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halloween in hollywood (or, why you should always read the book)

halloween
While on exchange at UCLA, I went to a Halloween party dressed as Lolita. In hindsight, it’s the dumbest outfit I’ve ever worn – and that’s including the booty-shorts, body paint and handkerchief I partied in at Burning Man.

I thought I had a good reason for dressing like a pre-teen temptress, and that reason, of course, was a boy. More specifically, an English major/Chicano wrestler who’d spent five minutes talking to me about Nabokov and Humbert Humbert’s twisted love affair with a prepubescent nymphette. Since this big, bearded, beautiful boy lived with a few other big, bearded, beautiful boys in a shack opposite a cemetery, our entire dorm had decided to congregate at their place for Halloween.

Into my bobby socks and micro-playsuit I slipped, and, after whacking on some love heart sunglasses and rouging my cheeks, I strutted into that party like a hyper-sexed infant on a mission. I never even saw the wrestler. Instead, I got college-style drunk, danced with a panda, and eventually fell asleep in someone else’s underwear next to my friend Laura, who was dressed in her Hogwarts best.

I still love that I woke up next to Harry Potter.

The next afternoon, my girlfriends and I dragged ourselves to Denny’s to eat some rubber and try to piece the night together. In classic college style, we had scattered memories, and a tone of photos. Photographic evidence proved we’d made a whole heap of new lady-friends. There were a few scantily clad Pocahontases, a smattering of lycra-bound cats, a sexy nerd and, my personal favourite, a bikini wearing ballerina.

Photo after photo showed girls with big grins and open arms, dancing up a storm and generally loving it sick. Yes, there was skin. Yes, there was cleavage. Yes, these women had chosen to buy into the sexualised, commodified Halloween-dream. But none of us viewed these costumes as anti-feminist, or anti-woman. These were girls who’d chosen to dress up because it was fun, and because they could.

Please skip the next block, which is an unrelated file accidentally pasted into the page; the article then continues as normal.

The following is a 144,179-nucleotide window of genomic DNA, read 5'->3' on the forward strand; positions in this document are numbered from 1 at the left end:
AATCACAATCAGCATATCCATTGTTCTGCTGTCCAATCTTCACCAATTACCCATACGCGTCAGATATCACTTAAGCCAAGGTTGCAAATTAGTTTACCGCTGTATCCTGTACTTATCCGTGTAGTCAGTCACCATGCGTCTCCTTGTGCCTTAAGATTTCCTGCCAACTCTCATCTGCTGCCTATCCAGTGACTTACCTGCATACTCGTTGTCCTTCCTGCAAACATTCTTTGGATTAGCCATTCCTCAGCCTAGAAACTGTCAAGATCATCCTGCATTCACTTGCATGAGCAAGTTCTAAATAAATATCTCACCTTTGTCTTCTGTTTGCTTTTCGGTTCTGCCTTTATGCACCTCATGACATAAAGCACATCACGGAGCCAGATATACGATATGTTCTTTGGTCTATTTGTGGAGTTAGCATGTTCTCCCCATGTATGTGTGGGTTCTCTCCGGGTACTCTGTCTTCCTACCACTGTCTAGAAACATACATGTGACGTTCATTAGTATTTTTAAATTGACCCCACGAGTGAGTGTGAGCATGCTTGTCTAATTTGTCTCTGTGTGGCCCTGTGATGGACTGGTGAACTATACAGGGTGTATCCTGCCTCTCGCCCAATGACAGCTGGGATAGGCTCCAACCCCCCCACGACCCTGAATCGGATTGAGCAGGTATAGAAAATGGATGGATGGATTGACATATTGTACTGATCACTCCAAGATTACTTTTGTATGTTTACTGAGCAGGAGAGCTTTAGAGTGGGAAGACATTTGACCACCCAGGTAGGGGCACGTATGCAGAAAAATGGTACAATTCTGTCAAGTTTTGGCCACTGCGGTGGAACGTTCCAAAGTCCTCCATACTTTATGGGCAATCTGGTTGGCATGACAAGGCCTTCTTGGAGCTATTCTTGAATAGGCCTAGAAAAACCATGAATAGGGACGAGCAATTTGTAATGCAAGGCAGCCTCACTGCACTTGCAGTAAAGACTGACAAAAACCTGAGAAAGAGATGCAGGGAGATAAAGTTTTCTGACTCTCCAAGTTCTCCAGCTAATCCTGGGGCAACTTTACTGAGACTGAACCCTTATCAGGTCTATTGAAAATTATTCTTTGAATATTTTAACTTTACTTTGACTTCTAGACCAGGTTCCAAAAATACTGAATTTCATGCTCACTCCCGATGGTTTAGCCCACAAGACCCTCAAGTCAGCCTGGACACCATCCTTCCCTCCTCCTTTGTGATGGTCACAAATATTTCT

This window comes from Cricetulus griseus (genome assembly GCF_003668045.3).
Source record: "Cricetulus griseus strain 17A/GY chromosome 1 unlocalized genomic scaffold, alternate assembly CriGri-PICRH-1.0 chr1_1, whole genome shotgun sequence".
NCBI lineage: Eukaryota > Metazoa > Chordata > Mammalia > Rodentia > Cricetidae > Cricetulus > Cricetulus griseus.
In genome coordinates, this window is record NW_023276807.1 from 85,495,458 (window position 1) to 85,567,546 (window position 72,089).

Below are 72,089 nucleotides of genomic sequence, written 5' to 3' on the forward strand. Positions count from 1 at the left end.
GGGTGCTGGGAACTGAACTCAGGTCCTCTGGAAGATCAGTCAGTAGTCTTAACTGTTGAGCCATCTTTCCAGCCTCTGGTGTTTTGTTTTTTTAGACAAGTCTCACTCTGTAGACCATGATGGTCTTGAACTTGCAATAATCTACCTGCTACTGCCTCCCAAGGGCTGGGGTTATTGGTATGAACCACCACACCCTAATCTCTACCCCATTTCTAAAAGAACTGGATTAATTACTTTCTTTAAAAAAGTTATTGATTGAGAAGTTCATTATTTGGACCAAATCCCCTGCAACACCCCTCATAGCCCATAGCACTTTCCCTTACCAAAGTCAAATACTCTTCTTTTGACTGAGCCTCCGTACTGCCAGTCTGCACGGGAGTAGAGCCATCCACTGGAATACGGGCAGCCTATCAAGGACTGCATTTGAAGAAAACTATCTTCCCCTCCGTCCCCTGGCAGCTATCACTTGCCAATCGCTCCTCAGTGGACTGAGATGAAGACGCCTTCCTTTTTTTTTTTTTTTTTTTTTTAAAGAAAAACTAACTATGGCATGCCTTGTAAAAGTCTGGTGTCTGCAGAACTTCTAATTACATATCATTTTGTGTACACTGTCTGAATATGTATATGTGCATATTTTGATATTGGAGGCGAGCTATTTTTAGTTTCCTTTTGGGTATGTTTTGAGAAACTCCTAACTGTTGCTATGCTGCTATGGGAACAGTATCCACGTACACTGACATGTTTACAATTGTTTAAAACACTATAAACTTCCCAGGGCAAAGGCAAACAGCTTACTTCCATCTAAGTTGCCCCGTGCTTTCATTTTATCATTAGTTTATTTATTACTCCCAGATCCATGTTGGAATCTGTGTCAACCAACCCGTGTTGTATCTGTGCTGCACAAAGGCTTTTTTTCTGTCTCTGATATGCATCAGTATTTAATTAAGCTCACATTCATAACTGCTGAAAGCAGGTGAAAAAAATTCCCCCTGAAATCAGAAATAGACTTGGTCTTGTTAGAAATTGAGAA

I’m a firm believer that women should be able to wear whatever they want, and in some ways, I think Halloween is a great outlet for that. There are pockets of time allocated to certain constrictions of clothing: workwear, gymwear, getting-coffee-with-your-mates-wear, bar-wear. Sure, laydeez get dressed up for a night out, but (in America especially) it seems that it’s only on Halloween that women feel they can really let loose, bind themselves in leather, blind themselves with false eyelashes, whack on a tail and walk the streets like motherlicking champs, because a) they want to and b) everyone else is doing it. And maybe that’s just one of the hard realities of life. It’s only when everyone else is doing it that it’s okay.

It’s like Cady says in Mean Girls: ‘In Girl World, Halloween is the one night of the year when a girl can dress like a total slut and no other girl can say anything about it.’

Honestly, I’ve always found this quote confusing. By saying that girls bitch about each other at all other times besides Halloween, Cady makes the holiday sound like a veritable festival of sexual liberation. Do what chu want! Hike that skirt high! Yet Mean Girls presents Girl World Halloween as negative – by dressing like a sluzz-bunny, you’re inevitably going to end up making out with your cousin and grabbing your double-Ds every time it rains.

I do understand that Halloween presents very real, very important issues for women: every year, the holiday raises questions about body image, the negative sexualisation of women in the public sphere, and the commodification of gender and identity. But I like to think that Cady’s statement about Halloween can be read as reflection of a female-pack-mentality that can be and, from my exchange experience, often is, embraced in a constructive, super-fun way.

As always, the problem arises when women dress for other people’s pleasure, not for their own enjoyment. I know that I chose my costume for the wrong reasons. I went to that party as a statutory rape victim – to impress a boy. Dear twenty-one year old self: What. The. Actual. Fuck?

This time of year’s great because there’s a sudden flood of articles promoting unconventional Halloween costumes for women tired of the Wonder Woman routine. One website, Take Back Halloween!, is well worth a look. Suggestions range from mermaids (like Lasiren, the Haitian goddess of the sea who carried a golden trumpet to play her siren song), to ethically questionable warriors (like Ching Shi, a female pirate with a 40,000 strong army). Or, if mythology is more your thing, there’s also Artemis, Greek goddess of the hunt, and Morrigan, an Irish raven goddess who hovers over battlefields waiting to feast on the bodies of fallen soldiers. Smart, strong, violent, with awesome historical kudos? Brilliant!

But also, sexy cats are cool.

I guess what I’m trying to say is that maybe you should just wear whatever the hell you want to wear this Halloween. Just do it for you.

And for Christ’s sake, read the fucking book before you put your playsuit on.

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